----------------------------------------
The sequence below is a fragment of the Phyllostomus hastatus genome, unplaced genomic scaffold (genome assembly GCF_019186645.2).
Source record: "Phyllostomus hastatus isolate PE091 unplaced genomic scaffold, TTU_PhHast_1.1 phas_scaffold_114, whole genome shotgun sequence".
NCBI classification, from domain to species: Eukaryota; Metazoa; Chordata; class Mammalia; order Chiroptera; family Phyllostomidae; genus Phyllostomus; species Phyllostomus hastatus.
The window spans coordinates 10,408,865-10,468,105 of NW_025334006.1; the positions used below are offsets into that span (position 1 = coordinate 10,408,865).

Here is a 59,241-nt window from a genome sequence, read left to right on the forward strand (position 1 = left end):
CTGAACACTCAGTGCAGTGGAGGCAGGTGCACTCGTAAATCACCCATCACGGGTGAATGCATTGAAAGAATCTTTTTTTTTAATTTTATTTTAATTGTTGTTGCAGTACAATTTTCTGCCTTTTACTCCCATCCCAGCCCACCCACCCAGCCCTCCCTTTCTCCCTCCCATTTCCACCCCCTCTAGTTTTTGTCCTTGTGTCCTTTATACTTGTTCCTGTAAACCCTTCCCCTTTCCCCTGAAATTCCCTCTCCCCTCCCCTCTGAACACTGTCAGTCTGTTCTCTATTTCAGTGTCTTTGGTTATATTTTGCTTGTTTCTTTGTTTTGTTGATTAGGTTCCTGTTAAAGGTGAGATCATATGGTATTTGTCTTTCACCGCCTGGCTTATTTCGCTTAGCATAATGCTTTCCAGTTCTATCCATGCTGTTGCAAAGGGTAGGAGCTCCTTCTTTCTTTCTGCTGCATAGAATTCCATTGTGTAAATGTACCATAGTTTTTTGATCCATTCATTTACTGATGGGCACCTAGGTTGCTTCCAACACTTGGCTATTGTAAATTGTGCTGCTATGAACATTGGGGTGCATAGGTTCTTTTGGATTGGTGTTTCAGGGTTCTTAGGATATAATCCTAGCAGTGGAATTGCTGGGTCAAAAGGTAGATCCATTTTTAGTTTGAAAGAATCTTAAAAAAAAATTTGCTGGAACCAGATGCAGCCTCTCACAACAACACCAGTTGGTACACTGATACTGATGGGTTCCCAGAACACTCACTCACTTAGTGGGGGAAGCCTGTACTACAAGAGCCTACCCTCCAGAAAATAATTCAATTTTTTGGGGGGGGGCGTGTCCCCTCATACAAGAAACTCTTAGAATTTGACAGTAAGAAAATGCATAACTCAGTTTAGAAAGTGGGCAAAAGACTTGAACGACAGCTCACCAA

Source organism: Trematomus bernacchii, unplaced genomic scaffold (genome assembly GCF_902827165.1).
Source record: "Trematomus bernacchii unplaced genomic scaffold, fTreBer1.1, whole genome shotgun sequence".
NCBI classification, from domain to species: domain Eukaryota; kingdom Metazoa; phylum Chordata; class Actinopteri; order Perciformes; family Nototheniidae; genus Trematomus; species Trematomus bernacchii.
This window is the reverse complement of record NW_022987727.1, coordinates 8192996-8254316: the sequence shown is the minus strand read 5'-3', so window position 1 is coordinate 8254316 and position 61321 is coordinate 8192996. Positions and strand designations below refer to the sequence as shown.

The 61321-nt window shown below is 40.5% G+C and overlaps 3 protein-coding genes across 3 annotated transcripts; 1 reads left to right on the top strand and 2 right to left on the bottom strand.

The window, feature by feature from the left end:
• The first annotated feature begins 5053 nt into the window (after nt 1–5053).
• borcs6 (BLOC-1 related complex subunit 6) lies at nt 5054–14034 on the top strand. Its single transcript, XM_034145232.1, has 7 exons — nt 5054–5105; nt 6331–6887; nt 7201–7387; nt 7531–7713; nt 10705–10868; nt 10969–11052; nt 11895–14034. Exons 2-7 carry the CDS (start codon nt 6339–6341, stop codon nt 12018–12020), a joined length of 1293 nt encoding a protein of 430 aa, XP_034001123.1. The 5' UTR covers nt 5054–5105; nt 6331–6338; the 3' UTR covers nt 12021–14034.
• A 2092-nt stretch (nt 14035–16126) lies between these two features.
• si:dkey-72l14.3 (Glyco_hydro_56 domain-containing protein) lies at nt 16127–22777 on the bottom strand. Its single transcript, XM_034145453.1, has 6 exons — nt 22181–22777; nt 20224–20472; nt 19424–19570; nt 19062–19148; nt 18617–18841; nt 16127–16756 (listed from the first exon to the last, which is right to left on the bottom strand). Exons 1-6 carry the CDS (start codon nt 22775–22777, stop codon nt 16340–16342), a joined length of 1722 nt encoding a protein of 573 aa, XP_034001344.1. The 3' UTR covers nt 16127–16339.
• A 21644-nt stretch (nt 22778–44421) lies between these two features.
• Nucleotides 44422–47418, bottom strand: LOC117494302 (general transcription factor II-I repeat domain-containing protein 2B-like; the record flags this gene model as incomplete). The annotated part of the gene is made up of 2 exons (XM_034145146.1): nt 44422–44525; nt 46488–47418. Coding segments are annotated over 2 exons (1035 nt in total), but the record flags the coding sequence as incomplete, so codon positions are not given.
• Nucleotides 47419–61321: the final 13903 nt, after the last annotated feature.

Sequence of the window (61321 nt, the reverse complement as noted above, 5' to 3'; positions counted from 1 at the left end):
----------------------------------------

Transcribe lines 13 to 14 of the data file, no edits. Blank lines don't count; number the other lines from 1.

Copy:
• The first annotated feature begins 5053 nt into the window (after nt 1–5053).
• borcs6 (BLOC-1 related complex subunit 6) lies at nt 5054–14034 on the top strand. Its single transcript, XM_034145232.1, has 7 exons — nt 5054–5105; nt 6331–6887; nt 7201–7387; nt 7531–7713; nt 10705–10868; nt 10969–11052; nt 11895–14034. Exons 2-7 carry the CDS (start codon nt 6339–6341, stop codon nt 12018–12020), a joined length of 1293 nt encoding a protein of 430 aa, XP_034001123.1. The 5' UTR covers nt 5054–5105; nt 6331–6338; the 3' UTR covers nt 12021–14034.